LA: Deep Meadow Farm provides music production services including recording, mixing, mastering, audio repair, restoration and audio post-production. Tell me when you started and how it started.

FD: My interest in doing this initially was to be able to record my own music. That branched out to wanting to record stuff by my friends. Then I thought well, I have all this gear and what I’m producing sounds pretty good, so .… It was a logical progression. Over the course of this journey I’ve built four recording studios, the first one in my parents’ basement.

LA: There are a lot of recording studios in Rhode Island. What makes Deep Meadow Farm stand out from the rest?

FD: You would want to come to me for my taste. As a producer I try to take your song and elevate it to its highest emotional potential. For example, local artist Mark Cutler allowed me to produce a song for him called “Suffering”. He’s brilliant and it is a beautiful and powerful song. Together we reviewed three candidate songs he had and picked this one. Then we reviewed his lyrics, the chord progression, the arrangement, and the instrumentation. As a producer you do whatever the artist needs you to do. You can offer a lot of stuff but the artist makes the final decisions. Mark, with all his accomplishments and talent, graciously entertained my suggestions and even accepted a few of them. So why would someone come to me? You would come to me because you like the work I’ve done, because I can guide you through the production process, because I can take on the parts of this work that would distract you and take your energy away from your performance, and hopefully because I’m easy to work with. Also, you don't have to hire me as a producer. You could just come in to record, or you could hire me to mix the tracks I record or tracks you’ve recorded somewhere else, maybe in your home studio.

LA: You've worked with some big names in the industry including multiple Grammy Winner Prince Charles Alexander who worked with Sting and Usher. Matthew Ellard who worked with Queen, Paul McCartney and Ozzy Osbourne. Former AES president nominee Jonathan Wyner who worked with Bowie, Springsteen and Aerosmith and Mark Wessel who worked with Sony, CBS  and Paramount Pictures. When did you work with them and can you tell me the most important thing you learned from them?

FD: They were all my professors at Berklee and I stay in touch with many of them. They shared lots of tips and tricks, and ways to be more efficient through the process. But the most important lessons were about the soft skills. Recording can be a nerve-racking process. Knowing how to make the artist comfortable so they can give their best performance is an invaluable skill. Before my clients step into the studio I have the entire session prepared for them including any creature comforts they may have requested (within reason). I do everything I can to make the artist feel at ease, and make every dollar they spend as cost effective as possible, and earn their trust

LA: That's an amazing list of technology and gear you use at your studio. Tell me about which ones you like to use and what some of them do.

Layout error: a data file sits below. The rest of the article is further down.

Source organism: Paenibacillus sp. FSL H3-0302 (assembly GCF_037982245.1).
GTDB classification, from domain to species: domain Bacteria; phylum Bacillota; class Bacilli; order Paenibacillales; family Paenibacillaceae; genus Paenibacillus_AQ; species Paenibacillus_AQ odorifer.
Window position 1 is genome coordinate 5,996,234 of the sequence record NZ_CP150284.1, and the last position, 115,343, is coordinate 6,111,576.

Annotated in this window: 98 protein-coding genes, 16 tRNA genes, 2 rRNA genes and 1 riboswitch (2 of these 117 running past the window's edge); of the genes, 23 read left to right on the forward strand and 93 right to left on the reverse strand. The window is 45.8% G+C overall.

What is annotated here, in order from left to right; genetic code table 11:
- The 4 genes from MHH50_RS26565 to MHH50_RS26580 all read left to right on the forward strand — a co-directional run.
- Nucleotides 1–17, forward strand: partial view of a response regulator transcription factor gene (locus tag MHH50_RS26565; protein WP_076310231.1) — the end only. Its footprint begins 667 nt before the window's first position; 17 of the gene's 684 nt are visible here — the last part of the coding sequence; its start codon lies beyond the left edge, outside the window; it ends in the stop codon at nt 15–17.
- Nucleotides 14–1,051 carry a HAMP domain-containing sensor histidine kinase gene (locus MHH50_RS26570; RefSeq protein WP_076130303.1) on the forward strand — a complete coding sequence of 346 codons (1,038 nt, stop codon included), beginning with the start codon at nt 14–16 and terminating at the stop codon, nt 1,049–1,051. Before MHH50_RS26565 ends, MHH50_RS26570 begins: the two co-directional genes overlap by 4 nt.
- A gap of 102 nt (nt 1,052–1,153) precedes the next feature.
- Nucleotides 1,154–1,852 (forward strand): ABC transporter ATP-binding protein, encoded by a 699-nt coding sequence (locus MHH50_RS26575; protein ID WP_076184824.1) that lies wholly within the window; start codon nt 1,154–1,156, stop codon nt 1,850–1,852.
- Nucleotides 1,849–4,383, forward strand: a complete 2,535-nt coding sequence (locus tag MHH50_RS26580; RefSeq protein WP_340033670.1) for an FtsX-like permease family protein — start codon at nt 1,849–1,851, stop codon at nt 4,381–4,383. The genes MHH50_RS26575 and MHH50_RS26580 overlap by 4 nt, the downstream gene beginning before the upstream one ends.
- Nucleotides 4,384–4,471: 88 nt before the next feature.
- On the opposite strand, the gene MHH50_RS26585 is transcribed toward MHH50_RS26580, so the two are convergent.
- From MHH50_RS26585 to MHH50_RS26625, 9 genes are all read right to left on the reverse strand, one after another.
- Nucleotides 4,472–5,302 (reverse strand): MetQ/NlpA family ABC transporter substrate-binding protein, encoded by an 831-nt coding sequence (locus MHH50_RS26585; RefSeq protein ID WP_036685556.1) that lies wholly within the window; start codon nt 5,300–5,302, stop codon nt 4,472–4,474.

FD: Pro Tools and Logic Pro are my Digital Audio Workstations (DAWs) of choice. That’s where I spend most of my time once the artist leaves. In my opinion Pro Tools is better for tracking, editing and mixing. Logic is superior for anything MIDI (Music Instrument Digital Interface). Of course I’ve got favorite microphones, outboard gear, and software but the DAW is at the heart of it all.

LA: How has technology advanced since you started?

FD: It is a different animal altogether. When I started we were recording to tape and you had to get the “take” just right. You could manipulate it but it wasn’t easy. Now it's an entirely different ballgame. The tools allow us to do things today we couldn’t even imagine back then. However, the artistic part, the human part, remains the same: delivering a quality performance, knowing how to capture that performance, inspiring the artists, managing the budget and timeline, selecting instrumentation, the arrangements, writing quality lyrics, etc. It's the way that it's captured and the way it can be manipulated that has changed, and some of this stuff is pretty complex with a significant learning curve.

LA: What was your favorite recording that you recorded at the studio?

FD: That would be the song I wrote for my wife. I wrote three. The first two, after they were finished, I realized didn’t capture the person she is and the way I feel about her, so I threw them out. With the third one I got it right. It’s called “A Real Woman”. Here’s the YouTube link to it.

LA: Who is your dream artist that you would love to record at your studio?

FD: Jeff Beck

LA: Lastly, besides owning your own recording studio, making videos and music, what else do you do for fun? What is your favorite Rhode Island restaurant ?

FD: Spending time with family and friends and my dogs. Me and my wife like to hike and do things that make us laugh. My favorite restaurants would have to be Hemenway’s and Pan e Vino.

Coming May 1, the release of his new song, ‘Top of the World’, addresses wealth inequality in the United States. The music video illustrates the stark contrast between the absurd, some might say obscene, excesses of the top one percent and the rest of us. It was written and performed by Frederick and the brilliantly talented Mark Rodrigues, Ronnie Fellela, and Gregory Scott Arruda.

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By L.A. Reilly